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Attitudes to sentencing sexual offenders

Scales of justice
Published: March 2012


To inform their review of current sentencing practice, the Sentencing Council of England and Wales commissioned us to conduct research on attitudes to sentencing sex offences with victims/survivors, and the public.


People who had experienced sexual offences

  • A sexual offence directly impacts upon a wide circle of people, as well as the survivor of the offence, such as their parents or family.
  • Survivors felt sexual offences such as rape could warrant life sentences for offenders, since they frequently described the impact of their experiences as a ‘life sentence’.
  • Following an offence, dealing with physical injury, psychological distress and post-traumatic stress disorder could harm the capacity to work and/or form relationships in the future.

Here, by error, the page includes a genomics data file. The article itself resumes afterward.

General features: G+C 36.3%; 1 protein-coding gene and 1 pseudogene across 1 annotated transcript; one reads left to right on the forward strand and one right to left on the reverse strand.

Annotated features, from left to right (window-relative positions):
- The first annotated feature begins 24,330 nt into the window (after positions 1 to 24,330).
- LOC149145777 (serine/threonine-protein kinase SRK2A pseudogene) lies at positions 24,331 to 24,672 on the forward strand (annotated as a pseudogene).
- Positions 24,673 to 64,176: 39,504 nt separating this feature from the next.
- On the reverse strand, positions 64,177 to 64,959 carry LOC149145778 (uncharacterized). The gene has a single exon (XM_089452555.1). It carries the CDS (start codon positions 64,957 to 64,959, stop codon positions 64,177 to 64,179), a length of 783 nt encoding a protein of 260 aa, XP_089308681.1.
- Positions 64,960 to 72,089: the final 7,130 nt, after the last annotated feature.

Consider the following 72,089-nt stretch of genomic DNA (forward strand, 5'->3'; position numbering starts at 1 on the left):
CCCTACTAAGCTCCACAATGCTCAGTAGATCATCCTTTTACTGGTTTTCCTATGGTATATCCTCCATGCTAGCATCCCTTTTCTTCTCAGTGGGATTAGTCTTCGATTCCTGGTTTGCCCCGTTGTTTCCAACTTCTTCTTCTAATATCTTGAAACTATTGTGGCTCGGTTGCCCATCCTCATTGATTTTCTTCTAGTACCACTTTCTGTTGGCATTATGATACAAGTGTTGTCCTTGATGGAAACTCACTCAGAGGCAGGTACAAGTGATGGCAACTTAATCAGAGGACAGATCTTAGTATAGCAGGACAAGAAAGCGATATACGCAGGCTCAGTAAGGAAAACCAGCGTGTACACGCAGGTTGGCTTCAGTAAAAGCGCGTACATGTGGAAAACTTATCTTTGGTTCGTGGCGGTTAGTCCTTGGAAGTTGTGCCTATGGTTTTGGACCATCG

• It was felt the inherently harmful nature of sexual offences should always be taken into account when sentencing.

The general public

  • People widely support custodial sentences for sexual offences, which they felt would protect the public, punish the offender and acknowledge the seriousness of the offence.
  • There was wide variation in the actual suggested sentences across the focus group sample and participants found it difficult to reach consensus.


The research involved a rapid evidence assessment, 12 focus groups with the general public across England and Wales, and interviews with 46 people who had experienced a sexual offence or their parents/carers.

Read the report

Read survivors' stories